7th Special Operations Squadron [7th SOS]
The 7th Special Operations Squadron provides day and night, as well as adverse weather low-level deliveries of troops and supplies into denied areas.
The 7th Special Operations Squadron traces its lineage to the 27th Tactical Reconnaissance Squadron which was originally constituted as the 27th Observation Squadron on 1 July 1942 and activated on 17 July 1942 at Godman Field, KY. Tasked with aerial support for training ground forces, it was redesignated as the 27th Reconnaissance Squadron [Fighter] on 2 April 1943, and as the 27th Tactical Reconnaissance Squadron on 11 August 1943, it was assigned to the 77th Observation (later, 77th Reconnaissance; 77th Tactical Reconnaissance) Group, before being disbanded on 30 November 1943 at Birmingham AAB, AL. Aircraft operated by the unit were the O-47, L-1, and L-4 (1942) and the P-39 (1942-1943).
It was reconstituted and consolidated on 19 September 1985 with the 167th Liaison Squadron and the 7th Special Operations Squadron.
The 167th Liaison Squadron was originally activated on 19 February 1945 at Vittel, France, by special authority and assigned to Ninth Air Force (though attached to Sixth Army Group to 14 Jun 1945) prior to its constitution on 1 March 1945. The unit was tasked with courier operations in ETO, from 10 March-May 1945.
It was reassigned to XII Tactical Air Command, on 20 May 1945; to US Forces, European Theater, on 15 July 1945; to Third Air Force, on 4 August 1945; to XIX Tactical Air Command, on 21 January 1946; to Tactical Air Command, on 21 March 1946; and to Ninth Air Force, on 28 March 1946 until the unit's inactivation on 3 October 1946 at Marshall Field, KS. Aircraft flown by the unit were the L-4 (1945) and the L-5 (1945-1946).
The 7th Special Operations Squadron was originally constituted as the 7th Air Commando Squadron, Composite, and activated, on 14 May 1964 under United States Air Forces in Europe, and organized on 1 July 1964 at Sembach AB, Germany. It operated the C-47 (1964-1973); C-123 (1964-c. 1973) and U-10 (1964-1968) aircraft and was tasked with Special operations training. It was reassigned to Seventeenth Air Force, on 1 May 1967.
Redesignated as the 7th Special Operations Squadron on 15 July 1968, it relocated to Ramstein AB, Germany, on 15 August 1968. The 7th began operating the C-130 that year, until c. 1977 and the UH-1 in 1971 until 1973. The 7th was later reassigned to the 26th Tactical Reconnaissance Wing, on 17 November 1972; the 86th Tactical Fighter Wing, on 31 January 1973.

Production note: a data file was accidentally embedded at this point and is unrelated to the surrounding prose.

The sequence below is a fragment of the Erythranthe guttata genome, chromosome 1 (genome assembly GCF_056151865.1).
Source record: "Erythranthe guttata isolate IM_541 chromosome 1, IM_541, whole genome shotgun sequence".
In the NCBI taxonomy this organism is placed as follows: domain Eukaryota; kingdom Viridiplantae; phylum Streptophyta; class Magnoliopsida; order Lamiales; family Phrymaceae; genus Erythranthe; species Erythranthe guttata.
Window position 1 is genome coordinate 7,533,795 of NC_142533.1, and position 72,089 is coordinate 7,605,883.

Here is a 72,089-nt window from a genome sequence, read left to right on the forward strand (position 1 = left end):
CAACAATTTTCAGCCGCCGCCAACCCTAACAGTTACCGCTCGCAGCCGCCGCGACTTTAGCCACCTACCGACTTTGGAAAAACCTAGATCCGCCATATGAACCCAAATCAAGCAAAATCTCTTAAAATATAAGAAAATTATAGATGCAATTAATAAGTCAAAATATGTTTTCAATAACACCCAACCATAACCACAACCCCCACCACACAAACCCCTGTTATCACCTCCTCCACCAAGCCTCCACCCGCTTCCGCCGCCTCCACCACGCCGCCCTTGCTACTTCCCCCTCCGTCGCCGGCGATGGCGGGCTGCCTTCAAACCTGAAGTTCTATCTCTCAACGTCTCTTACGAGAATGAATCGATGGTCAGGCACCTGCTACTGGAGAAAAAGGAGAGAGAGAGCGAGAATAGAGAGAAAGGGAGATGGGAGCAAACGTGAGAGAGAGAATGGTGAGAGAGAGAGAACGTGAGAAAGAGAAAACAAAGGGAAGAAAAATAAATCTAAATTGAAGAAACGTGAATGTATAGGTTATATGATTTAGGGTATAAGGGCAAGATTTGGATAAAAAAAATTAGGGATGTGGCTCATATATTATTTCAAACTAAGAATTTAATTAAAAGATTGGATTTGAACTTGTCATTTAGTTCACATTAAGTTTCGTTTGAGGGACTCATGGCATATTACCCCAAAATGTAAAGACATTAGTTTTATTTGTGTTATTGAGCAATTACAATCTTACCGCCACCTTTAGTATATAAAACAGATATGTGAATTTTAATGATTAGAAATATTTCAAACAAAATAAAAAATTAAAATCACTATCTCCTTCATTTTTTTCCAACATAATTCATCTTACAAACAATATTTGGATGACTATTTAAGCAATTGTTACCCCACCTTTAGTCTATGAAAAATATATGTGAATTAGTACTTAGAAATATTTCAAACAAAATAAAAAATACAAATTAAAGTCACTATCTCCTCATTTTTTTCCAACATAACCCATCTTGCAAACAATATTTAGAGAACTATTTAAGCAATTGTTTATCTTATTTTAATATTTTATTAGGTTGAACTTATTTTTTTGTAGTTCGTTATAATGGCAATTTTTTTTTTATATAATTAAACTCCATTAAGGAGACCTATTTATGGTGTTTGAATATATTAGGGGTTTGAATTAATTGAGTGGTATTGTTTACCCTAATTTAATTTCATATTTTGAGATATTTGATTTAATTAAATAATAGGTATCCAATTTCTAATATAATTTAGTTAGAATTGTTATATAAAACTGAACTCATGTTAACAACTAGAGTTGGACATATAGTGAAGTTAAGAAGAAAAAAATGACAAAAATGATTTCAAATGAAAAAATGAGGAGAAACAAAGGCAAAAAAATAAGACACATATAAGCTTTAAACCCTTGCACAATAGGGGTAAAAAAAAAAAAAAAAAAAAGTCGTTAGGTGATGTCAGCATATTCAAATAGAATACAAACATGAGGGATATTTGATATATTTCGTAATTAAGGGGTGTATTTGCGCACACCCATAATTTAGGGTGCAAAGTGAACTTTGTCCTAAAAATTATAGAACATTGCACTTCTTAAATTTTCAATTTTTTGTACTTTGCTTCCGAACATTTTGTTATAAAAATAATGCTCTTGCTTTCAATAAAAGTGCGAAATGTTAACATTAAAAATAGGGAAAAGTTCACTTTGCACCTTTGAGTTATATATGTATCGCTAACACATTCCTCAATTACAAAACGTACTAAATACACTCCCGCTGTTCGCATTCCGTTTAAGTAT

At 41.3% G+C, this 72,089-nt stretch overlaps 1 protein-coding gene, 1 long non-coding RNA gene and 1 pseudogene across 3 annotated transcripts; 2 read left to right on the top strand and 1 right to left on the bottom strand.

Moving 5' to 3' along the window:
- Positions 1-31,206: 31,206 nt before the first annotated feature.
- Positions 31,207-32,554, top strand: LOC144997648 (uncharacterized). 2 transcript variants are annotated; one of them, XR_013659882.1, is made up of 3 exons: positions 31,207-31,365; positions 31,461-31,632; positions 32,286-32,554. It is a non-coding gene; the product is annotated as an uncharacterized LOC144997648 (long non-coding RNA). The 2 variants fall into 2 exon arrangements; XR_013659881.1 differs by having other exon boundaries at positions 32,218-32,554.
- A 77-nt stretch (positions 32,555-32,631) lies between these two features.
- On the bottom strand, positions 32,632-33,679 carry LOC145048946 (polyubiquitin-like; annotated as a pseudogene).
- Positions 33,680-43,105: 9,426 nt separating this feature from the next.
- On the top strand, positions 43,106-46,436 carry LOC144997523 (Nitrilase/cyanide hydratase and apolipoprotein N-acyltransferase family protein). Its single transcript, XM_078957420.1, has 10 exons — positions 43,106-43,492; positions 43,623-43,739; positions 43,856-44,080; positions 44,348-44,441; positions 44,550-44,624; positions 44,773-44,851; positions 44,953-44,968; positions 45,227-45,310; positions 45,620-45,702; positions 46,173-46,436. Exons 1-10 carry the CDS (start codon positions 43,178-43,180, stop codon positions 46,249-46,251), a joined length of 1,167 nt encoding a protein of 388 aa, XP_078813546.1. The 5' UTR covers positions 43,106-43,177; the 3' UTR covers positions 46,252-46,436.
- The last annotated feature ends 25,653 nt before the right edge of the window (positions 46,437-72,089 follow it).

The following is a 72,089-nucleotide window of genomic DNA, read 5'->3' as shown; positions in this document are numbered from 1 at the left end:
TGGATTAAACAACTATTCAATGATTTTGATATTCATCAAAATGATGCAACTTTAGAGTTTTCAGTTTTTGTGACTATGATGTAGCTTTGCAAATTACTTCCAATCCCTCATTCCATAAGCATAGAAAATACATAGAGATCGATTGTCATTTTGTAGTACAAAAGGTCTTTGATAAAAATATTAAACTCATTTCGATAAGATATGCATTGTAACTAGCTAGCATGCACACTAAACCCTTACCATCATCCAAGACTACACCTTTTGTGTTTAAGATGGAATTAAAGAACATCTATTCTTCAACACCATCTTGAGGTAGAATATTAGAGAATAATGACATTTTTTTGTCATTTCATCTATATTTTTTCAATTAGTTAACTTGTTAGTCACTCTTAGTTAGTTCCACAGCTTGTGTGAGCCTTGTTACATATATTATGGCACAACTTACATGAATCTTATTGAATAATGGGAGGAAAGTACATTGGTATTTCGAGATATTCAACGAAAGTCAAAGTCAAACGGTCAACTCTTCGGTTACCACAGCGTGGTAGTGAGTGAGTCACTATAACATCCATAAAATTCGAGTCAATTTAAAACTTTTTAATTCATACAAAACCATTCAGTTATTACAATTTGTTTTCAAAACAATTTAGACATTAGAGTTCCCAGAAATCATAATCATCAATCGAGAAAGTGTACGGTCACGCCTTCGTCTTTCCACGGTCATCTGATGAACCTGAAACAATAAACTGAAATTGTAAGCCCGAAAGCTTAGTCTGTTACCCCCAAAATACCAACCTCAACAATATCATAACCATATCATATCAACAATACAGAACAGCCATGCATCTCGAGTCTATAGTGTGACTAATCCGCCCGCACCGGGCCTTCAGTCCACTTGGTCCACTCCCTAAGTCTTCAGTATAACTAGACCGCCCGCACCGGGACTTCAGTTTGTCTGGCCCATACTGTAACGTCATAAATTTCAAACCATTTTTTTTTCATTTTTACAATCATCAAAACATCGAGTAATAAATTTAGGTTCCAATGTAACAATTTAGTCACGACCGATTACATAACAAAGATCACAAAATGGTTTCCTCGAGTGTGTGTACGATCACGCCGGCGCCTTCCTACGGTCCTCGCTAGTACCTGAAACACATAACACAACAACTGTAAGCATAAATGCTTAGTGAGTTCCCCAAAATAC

Upon its reassignment to the 322nd Tactical Airlift Wing, on 15 March 1973, the squadron relocated to Rhein-Main AB, Germany, on 15 Mar 1973 (but deployed at Incirlik AB, Turkey, from 13 January-18 March 1991 and 6 April-14 May 1991).
It was reassigned to Seventeenth Air Force, on 30 June 1975; to the 601st Tactical Control Wing, on 15 October 1975; to the 7575th Operations Group, on 1 July 1977; and to 2nd Air Division, on 1 March 1983.
The 7th SOS began operating the MC-130 in 1977.
The consolidated 7th SOS was then reassigned to the 39th Aerospace Rescue & Recovery (later, 39th Special Operations) Wing, on 1 February 1987 (attached to Joint Special Operations Task Force, from 13 January-18 March 1991 and from 6 April-14 May 1991); and to the 352d Special Operations Group, on 1 December 1992 (though attached to Joint Special Operations Task Force, from 22 February-22 March 1993), relocating in the process to RAF Alconbury, England (though it deployed at Rhein-Main AB, Germany, 22 February-22 March 1993).
The 7th SOS supported Coalition forces in Southwest Asia from January-March 1991 and later resupplied Kurds in Northern Iraq.
It relocated to RAF Mildenhall on 12 January 1995 where the 352nd SOG had consolidated all its assigned units.
In 2000, the 7th SOS executed 12 Special Operations Forces exercises with 15 foreign military units in 10 countries.
The CV-22B Osprey is operated by the 7th Special Operations Squadron from Royal Air Force Mildenhall, England. The CV-22 is the U.S. Air Force's premier tiltrotor aircraft combining the vertical takeoff, hover and vertical landing qualities of a helicopter with the long-range, fuel efficiency and speed characteristics of a turboprop aircraft.
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